I'd like to relate a short story ..
I was attending the counter downstairs a few weeks ago when an elderly Indian man walked into the shop with his wife. He had a bag by his hips - a sign of renal failure. They wanted to collect their son's stage photos from a convocation two years ago. I referred them to the office upstairs where all the pictures were kept.
"Do you have a lift?" he asked. I was quite surprised that he inquired, but I understood that he would have a lot of trouble going up four flights of stairs to the office. He wasn't very impressed when I mentioned that we didn't have a lift, but he walked upstairs anyway with the aid of his wife.
Much much later..
He came down looking very exhausted. The secretary couldn't find the photos upstairs and referred them to the counter again.
I started to pay more attention to their story. Two years ago right after their son's convocation, this gentleman did come over to collect the stage photos. But at that time, because of his kidney complications, he did not have enough money to pay the fees for the stage photos which were priced around RM 100. One of the staff actually did show the photos to him and was on the verge of completing the transaction. But alas, the money was the issue, and the photos were taken upstairs again, eventually to be misplaced in our eternally messy store room.
I wonder how the man has only decided to collect the photos two years later. I guess a lot has happened in their lives in those years, and life hasn't been kind to them.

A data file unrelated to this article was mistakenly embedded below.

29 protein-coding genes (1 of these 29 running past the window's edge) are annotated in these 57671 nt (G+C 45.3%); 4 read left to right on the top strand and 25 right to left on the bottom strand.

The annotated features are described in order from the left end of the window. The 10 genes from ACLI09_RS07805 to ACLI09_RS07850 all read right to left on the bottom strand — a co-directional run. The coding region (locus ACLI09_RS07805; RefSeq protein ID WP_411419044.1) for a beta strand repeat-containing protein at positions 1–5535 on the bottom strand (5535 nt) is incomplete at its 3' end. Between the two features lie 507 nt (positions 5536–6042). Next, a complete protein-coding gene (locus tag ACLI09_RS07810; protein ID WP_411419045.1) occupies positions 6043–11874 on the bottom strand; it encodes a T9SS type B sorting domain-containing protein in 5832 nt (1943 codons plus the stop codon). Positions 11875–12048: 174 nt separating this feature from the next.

They supplied all the details of their son - his full name, course, date of convocation, etc. But it was too late. The files have been wiped out from our computer servers, never to be recovered again. No back up DVD copies were made apparently.
The man and his wife sighed heavily. They did request that if we 'miraculously' found their son's photos again, that we contact them again. I doubt we will.
Reflecting upon the policies of our company right now, money rules. No money no talk, as they say. All receipts must be checked for any funds owing, and the more add ons, the more money is collected. Every single dollar counts.
Are we so heartless to deny a simple family the right to collect their own son's photos? They've been unfortunately afflicted by health issues, and the financial burden must be very great. I guess if my employer was sympathetic to their plight, he would have surely just let them take the photos, no strings attached.
Graduating is a one-in-a-lifetime experience. Other than keeping your certificate, one of the other things that you'd treasure greatly is having some photos to remember. The costs of photos are insignificant (hence thats why folks are willing to fork out more money for them), it's the sentimental value that counts.
I didn't feel much when the couple went out from the shop, but after reflecting upon it, I feel very sorry for them. They definitely appear love their son very much, and having some pictures of the event will surely make their joy more complete in the midst of life's challenges, especially for the gentleman.
Is money more important than everything else in life? How many people will we send away with their heads hung low? Where is our conscience?